Are you the type of person who tries to see the good in people? Are you the type of person who wants to believe that you can be the one to change a person? If this sounds like you, then you are among the many of us who believed a lie. The truth of the matter is that you can’t change anyone. If you are with someone who doesn’t truly commit to your relationship or that you fully can’t trust to be faithful to you, then you are only fooling yourself if you really think this person will change.
I hate to sound cynical but I lived it for 20 years and I know what I’m talking about. It is very rare for a person to change who they really are. They have spent their entire lives justifying their actions based on a painful experience that shaped who they are and they have convinced themselves that it’s okay to act in their own best interests. It’s a survival mechanism. It’s self-preservation.
People who treat others badly don’t have the same conscious and emotional awareness that someone who lives their lives with compassion for others. They justify their selfish behavior, because bad things were done to them. They don’t think of another person’s feelings when they act on an impulse or hold them at arm’s length because they don’t have the capacity to be any different. It’s the ultimate form of narcissism.
Ask yourself if you are typically attracted to people who have a false sense of confidence. Do they display behaviors that come across braggadocios or only wanting to talk about themselves and showing little interest in talking about you? When in a conversation with this person, do they often interrupt the conversation with relating something you said back to them and never have the capacity to bring the conversation back to you? Is this sounding familiar? Do they often make statements about themselves being a great person or have grandiose stories of things they’ve done to paint a picture of being bigger than what they really are? If that sounds like the person you’re dating or have dated, then chances are you are dating a narcissist or he happens to be the current President of the United States.
When I was on my power dating kick, I was amazed by how many men I went out with that only wanted to talk about themselves and never asked anything about me or my life. Some of them never asked about what I did for a living, or about my family or my viewpoints…it was all about them. Now, it doesn’t necessarily mean they are a narcissist, but I was acutely aware that all they wanted to do is brag and try to impress me. Little did they know that my biggest turn off is arrogance and being self-absorbed.
This type of behavior can be one of two issues—one, they suffer from deep-seated insecurity or they are a full blown narcissist. How can you tell the difference? Well, according to an article in Psychology Today,” the distinction between self-esteem and narcissism is that self-esteem represents an attitude built on accomplishments we’ve mastered, values we’ve adhered to and care we’ve shown towards others. Narcissism, conversely, is often based on a fear of failure or weakness, a focus on one’s self, an unhealthy drive to be seen as the best and deep-seated insecurity and underlying feeling of inadequacy.”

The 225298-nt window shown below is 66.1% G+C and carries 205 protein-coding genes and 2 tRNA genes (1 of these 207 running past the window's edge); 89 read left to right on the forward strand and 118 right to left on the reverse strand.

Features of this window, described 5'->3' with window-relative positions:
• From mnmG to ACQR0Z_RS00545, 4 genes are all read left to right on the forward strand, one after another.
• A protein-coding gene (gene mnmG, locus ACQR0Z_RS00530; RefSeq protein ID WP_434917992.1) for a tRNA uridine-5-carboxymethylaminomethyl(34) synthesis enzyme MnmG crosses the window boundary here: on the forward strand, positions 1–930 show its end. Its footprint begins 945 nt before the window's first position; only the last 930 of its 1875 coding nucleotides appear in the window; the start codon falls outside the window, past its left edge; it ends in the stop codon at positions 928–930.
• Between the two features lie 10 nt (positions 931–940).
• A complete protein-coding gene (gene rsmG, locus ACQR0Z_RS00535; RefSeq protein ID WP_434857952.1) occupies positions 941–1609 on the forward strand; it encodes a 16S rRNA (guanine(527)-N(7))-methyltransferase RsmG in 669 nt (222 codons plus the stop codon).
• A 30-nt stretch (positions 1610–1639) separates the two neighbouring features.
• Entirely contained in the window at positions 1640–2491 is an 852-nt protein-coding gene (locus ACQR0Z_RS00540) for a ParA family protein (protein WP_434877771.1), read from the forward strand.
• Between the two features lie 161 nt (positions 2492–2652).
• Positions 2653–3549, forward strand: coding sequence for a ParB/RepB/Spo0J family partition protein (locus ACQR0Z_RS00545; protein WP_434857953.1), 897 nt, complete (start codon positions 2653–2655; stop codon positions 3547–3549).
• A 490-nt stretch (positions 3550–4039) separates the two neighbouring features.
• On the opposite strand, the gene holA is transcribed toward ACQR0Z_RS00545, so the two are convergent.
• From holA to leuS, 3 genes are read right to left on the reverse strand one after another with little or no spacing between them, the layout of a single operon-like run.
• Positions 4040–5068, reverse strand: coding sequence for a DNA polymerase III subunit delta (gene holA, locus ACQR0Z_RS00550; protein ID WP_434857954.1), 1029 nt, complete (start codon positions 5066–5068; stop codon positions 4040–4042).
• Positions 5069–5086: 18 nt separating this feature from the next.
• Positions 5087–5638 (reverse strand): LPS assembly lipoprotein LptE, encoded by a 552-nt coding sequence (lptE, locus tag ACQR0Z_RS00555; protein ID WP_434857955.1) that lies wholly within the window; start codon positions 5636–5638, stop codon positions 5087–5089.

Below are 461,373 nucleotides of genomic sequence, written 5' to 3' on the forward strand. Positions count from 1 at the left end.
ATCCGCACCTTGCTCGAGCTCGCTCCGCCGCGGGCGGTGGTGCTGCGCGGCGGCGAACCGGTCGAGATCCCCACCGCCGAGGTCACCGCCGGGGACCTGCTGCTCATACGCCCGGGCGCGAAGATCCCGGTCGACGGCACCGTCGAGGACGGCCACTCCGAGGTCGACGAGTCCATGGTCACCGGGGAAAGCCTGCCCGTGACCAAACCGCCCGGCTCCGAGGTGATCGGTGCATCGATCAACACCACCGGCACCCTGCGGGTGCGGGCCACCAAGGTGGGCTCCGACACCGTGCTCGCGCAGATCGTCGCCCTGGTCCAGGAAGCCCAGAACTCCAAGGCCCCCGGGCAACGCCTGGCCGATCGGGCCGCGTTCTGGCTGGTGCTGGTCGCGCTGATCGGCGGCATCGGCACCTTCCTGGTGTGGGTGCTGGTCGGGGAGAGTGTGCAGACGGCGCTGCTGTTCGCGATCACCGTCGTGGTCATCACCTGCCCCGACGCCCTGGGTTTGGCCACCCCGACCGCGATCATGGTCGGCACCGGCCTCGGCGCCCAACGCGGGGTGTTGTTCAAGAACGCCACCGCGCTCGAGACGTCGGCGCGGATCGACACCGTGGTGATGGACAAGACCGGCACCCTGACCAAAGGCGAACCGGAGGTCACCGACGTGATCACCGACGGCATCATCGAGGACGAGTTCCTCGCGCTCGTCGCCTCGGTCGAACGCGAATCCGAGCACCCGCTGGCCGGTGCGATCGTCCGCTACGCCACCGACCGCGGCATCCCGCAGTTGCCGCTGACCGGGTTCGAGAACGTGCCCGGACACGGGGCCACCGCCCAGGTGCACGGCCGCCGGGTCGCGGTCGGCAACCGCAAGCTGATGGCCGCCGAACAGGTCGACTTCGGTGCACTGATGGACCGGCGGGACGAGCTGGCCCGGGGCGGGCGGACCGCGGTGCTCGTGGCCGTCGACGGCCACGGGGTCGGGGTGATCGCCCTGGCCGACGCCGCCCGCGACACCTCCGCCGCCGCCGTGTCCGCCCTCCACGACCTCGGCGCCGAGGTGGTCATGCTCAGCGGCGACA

Thankfully, I have been able to grow and mature over the years and realized that the best thing to do is stay away from men with low self-esteem or narcissistic traits. These men don’t have the capability of being a good partner and they will NEVER change. Believe me, I tried! I had a light-bulb moment after my divorce that made me realize that you can’t change a person who can’t take responsibility for their own actions or justifies their behavior because of something they’ve perceived as being done to them. I will never believe that I can help heal a lost soul, because inevitably they will end up hurting you.
If you still hold on to the belief that somehow you can change them, you’re either (1) an enabler, (2) a doormat or (3) a narcissist yourself. You can only change yourself. You can only learn from past mistakes and want to change your own behavior or you will continue to be in the same dysfunctional relationships you have always been drawn to. If you want more for yourself the second or third time around then you have to start being more self-reflective and recognize your tendencies to be attracted to people like that you know aren’t good people, due to your own lack of self-esteem.
Sometimes we want to believe we can change someone, because deep down we don’t believe we deserve any better. We accept the status quo and feel that we can’t find someone that will treat us with respect and honesty because we have been conditioned by the dysfunction in our past relationships.
You can break these patterns. You can change. The first step is awareness and the second step is being intolerant of a person’s inability to value you. If they can’t treat you with respect and take you out and get to know who you are as a person before they automatically objectify you as sexual object, then that’s the first sign that they are the same asshole you’ve dated in the past.
Do yourself a favor and take a good hard look at your past lovers and ask yourself if you turned a blinds eye to what was obviously a one-sided love affair. Did they care more about themselves than they did about you? Did they have the capacity to give themselves fully to you in the relationship or did you always feel like they took you for granted? If the answer to these fundamental questions is ‘yes’ than you now should take some time to re-evaluate your attraction to these types of people. I know I have. I finally woke up and said, “To hell with trying to fix these broken dudes.” I’m not trying to be Mother Teresa saving the world…I’m done with all that! This time around, I will find someone that isn’t the poster child for “Narcisi’s Anonymous”, no matter how long it takes.